OCD - CAN YOU KNOW TOO MUCH?Posted by Phil Cardenas on Oct 01, 2013
by Janet Singer
When someone is diagnosed with obsessive-compulsive disorder, education is essential. Understanding what the disorder entails and how to best treat it are key components to recovery. The more we know, the better prepared we will be to fight it, right? Well, not always. As we know, OCD can be very sneaky, and sometimes this quest for knowledge can go awry.
In this excellent post written by Stacey Kuhl Wochner, LCSW, Ms.Wochner explains that sometimes OCD sufferers (many who have had previous success with Exposure and Response Prevention Therapy) begin to feel that therapy is not helping as much as it used to. Why isn’t it working? Maybe they aren’t doing it right? Maybe they don’t truly understand everything about their OCD and treatment and need to learn more? What is happening is the uncertainty about keeping OCD in check has become an obsession. Sufferers believe they will never be able to beat OCD; their lives will be horrible.
So these OCD sufferers then fervently begin a quest to research, learn and discuss everything there is to know about every aspect of OCD. If they just keep educating themselves, maybe they’ll find that magic bullet, that secret that will lead them back to good health. Ms. Wochner calls this “the solving compulsion.” While sufferers might even attempt to engage in ERP therapy, they are doing it for the wrong reasons. Exposures now become compulsions, a way to reduce anxiety, instead of the anxiety provoking act they are intended to be. Once again, the insidiousness of obsessive-compulsive disorder reveals itself.
If you’ve been reading the above and nodding your head in recognition, what can you do? How can you deal with this type of OCD? The good news is that while OCD can be tricky, the path to recovery is straightforward. As always, you need to learn to live with uncertainty. In this particular case, the problem is not that you are having these thoughts about not being in control or not knowing enough about OCD, the problem is trying to rid yourself of these thoughts. You need to accept the thoughts, feel the uncertainty about your OCD, and refrain from engaging in these “solving rituals.” By doing this, you will be undertaking ERP Therapy in the right way and for the right reasons. This will be anxiety provoking at first (which of course means you are doing it right) but eventually your OCD will lose its power.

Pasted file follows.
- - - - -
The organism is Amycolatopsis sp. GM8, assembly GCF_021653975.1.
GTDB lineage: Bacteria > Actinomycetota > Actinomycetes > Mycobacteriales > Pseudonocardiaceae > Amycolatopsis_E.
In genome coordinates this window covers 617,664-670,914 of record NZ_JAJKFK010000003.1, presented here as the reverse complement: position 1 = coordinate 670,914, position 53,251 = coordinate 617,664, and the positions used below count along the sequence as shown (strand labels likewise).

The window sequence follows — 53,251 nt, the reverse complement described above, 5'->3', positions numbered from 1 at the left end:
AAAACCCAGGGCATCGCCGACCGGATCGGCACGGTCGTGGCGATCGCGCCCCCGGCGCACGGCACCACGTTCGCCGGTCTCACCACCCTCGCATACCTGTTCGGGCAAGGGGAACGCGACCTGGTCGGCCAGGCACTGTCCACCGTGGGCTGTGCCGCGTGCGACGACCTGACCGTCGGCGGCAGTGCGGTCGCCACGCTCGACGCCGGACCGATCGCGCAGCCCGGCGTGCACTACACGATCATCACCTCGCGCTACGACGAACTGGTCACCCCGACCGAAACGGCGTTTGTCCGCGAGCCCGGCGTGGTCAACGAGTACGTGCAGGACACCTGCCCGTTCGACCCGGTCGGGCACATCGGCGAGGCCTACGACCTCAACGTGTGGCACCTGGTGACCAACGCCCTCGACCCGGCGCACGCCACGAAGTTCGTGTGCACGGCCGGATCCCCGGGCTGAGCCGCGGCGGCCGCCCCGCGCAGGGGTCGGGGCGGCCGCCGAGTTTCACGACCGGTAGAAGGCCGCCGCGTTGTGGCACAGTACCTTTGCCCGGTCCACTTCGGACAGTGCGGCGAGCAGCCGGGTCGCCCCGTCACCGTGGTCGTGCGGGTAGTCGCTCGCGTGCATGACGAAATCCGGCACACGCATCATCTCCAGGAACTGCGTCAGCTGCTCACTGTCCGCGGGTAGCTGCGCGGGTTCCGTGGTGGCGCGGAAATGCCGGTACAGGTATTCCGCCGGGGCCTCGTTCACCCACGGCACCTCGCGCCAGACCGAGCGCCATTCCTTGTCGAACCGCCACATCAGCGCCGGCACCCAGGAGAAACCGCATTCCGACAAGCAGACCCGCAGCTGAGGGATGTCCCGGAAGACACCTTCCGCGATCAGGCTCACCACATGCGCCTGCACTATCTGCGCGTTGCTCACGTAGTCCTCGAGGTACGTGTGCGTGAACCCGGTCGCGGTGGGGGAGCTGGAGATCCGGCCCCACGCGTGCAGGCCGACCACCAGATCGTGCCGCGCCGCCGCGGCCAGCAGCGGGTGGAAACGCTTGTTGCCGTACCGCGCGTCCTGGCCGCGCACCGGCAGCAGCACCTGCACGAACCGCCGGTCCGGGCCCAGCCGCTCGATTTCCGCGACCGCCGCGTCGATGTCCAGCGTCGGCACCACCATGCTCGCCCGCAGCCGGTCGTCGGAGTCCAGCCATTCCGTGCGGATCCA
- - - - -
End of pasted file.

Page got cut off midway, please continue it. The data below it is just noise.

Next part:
When we are diagnosed with any illness, the first step is usually to learn everything we can about it. As we can see, when the illness we are dealing with is OCD, this sometimes leads to problems. This is just one of the many reasons why it is crucial to find a therapist who truly understands obsessive-compulsive disorder and how to treat it. Unfortunately, my guess is there are plenty of health care providers out there who deal with patients with solving rituals and don’t even realize it. Therapy sessions with these providers will likely hurt, not help, these OCD sufferers. Beyond OCD is a wonderful resource and can assist you in finding appropriate help.
There is no question OCD can become quite complicated, but it’s never so complicated that it can’t be outsmarted. If you’re armed with a competent therapist and a willingness to face and accept the uncertainty of life, you absolutely can beat OCD.
Janet Singer is an advocate for OCD awareness, with the goal of spreading the word that OCD, no matter how severe, is treatable. Six years ago, her son Dan suffered from OCD so debilitating he could not even eat. Today, thanks to Exposure and Response Prevention (ERP) therapy, he is a college graduate, working in his chosen field, and living his life to the fullest. Janet, who uses a pseudonym to protect her son's privacy, is the author of Overcoming OCD: A Journey to Recovery which will be published in January 2015 by Rowman & Littlefield. She writes regularly for Psychcentral.com as well as Mentalhelp.net, and is the former blogger for Beyond OCD. She has been published on many mental health web sites and has been an invited speaker at OCD conferences. She started her own blog, ocdtalk (www.ocdtalk.wordpress.com) in 2010 and it currently reaches readers in 154 countries.